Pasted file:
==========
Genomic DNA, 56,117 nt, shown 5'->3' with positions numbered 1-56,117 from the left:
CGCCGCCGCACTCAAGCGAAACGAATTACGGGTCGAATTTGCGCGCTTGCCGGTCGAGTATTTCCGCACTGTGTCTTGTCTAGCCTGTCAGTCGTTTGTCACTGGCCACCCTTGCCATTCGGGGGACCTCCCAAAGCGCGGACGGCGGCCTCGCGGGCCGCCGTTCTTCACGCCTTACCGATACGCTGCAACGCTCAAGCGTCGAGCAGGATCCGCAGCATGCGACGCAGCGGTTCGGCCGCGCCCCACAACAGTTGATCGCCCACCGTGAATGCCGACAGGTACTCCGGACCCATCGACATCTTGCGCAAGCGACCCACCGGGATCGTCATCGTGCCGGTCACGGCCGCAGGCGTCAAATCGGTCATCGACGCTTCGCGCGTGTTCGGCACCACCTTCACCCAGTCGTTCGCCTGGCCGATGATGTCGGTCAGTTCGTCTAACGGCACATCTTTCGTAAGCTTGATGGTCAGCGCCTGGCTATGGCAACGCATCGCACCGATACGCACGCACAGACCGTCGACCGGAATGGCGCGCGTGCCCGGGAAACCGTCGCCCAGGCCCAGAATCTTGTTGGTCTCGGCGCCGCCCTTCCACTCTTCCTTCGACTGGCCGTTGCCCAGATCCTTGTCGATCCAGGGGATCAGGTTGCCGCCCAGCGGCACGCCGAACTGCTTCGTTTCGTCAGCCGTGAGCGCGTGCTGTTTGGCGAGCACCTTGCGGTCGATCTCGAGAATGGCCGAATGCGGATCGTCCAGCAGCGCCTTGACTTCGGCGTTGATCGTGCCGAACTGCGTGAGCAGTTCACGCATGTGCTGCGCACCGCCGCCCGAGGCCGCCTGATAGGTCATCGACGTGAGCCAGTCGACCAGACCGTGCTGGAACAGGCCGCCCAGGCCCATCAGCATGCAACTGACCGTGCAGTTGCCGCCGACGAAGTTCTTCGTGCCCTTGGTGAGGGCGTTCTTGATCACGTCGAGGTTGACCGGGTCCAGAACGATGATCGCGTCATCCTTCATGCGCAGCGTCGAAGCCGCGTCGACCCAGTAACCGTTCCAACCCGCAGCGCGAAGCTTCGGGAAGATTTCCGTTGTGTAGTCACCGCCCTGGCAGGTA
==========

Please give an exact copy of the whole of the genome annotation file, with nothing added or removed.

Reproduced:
Genomic DNA, 56,117 nt, shown 5'->3' with positions numbered 1-56,117 from the left:
CGCCGCCGCACTCAAGCGAAACGAATTACGGGTCGAATTTGCGCGCTTGCCGGTCGAGTATTTCCGCACTGTGTCTTGTCTAGCCTGTCAGTCGTTTGTCACTGGCCACCCTTGCCATTCGGGGGACCTCCCAAAGCGCGGACGGCGGCCTCGCGGGCCGCCGTTCTTCACGCCTTACCGATACGCTGCAACGCTCAAGCGTCGAGCAGGATCCGCAGCATGCGACGCAGCGGTTCGGCCGCGCCCCACAACAGTTGATCGCCCACCGTGAATGCCGACAGGTACTCCGGACCCATCGACATCTTGCGCAAGCGACCCACCGGGATCGTCATCGTGCCGGTCACGGCCGCAGGCGTCAAATCGGTCATCGACGCTTCGCGCGTGTTCGGCACCACCTTCACCCAGTCGTTCGCCTGGCCGATGATGTCGGTCAGTTCGTCTAACGGCACATCTTTCGTAAGCTTGATGGTCAGCGCCTGGCTATGGCAACGCATCGCACCGATACGCACGCACAGACCGTCGACCGGAATGGCGCGCGTGCCCGGGAAACCGTCGCCCAGGCCCAGAATCTTGTTGGTCTCGGCGCCGCCCTTCCACTCTTCCTTCGACTGGCCGTTGCCCAGATCCTTGTCGATCCAGGGGATCAGGTTGCCGCCCAGCGGCACGCCGAACTGCTTCGTTTCGTCAGCCGTGAGCGCGTGCTGTTTGGCGAGCACCTTGCGGTCGATCTCGAGAATGGCCGAATGCGGATCGTCCAGCAGCGCCTTGACTTCGGCGTTGATCGTGCCGAACTGCGTGAGCAGTTCACGCATGTGCTGCGCACCGCCGCCCGAGGCCGCCTGATAGGTCATCGACGTGAGCCAGTCGACCAGACCGTGCTGGAACAGGCCGCCCAGGCCCATCAGCATGCAACTGACCGTGCAGTTGCCGCCGACGAAGTTCTTCGTGCCCTTGGTGAGGGCGTTCTTGATCACGTCGAGGTTGACCGGGTCCAGAACGATGATCGCGTCATCCTTCATGCGCAGCGTCGAAGCCGCGTCGACCCAGTAACCGTTCCAACCCGCAGCGCGAAGCTTCGGGAAGATTTCCGTTGTGTAGTCACCGCCCTGGCAGGTA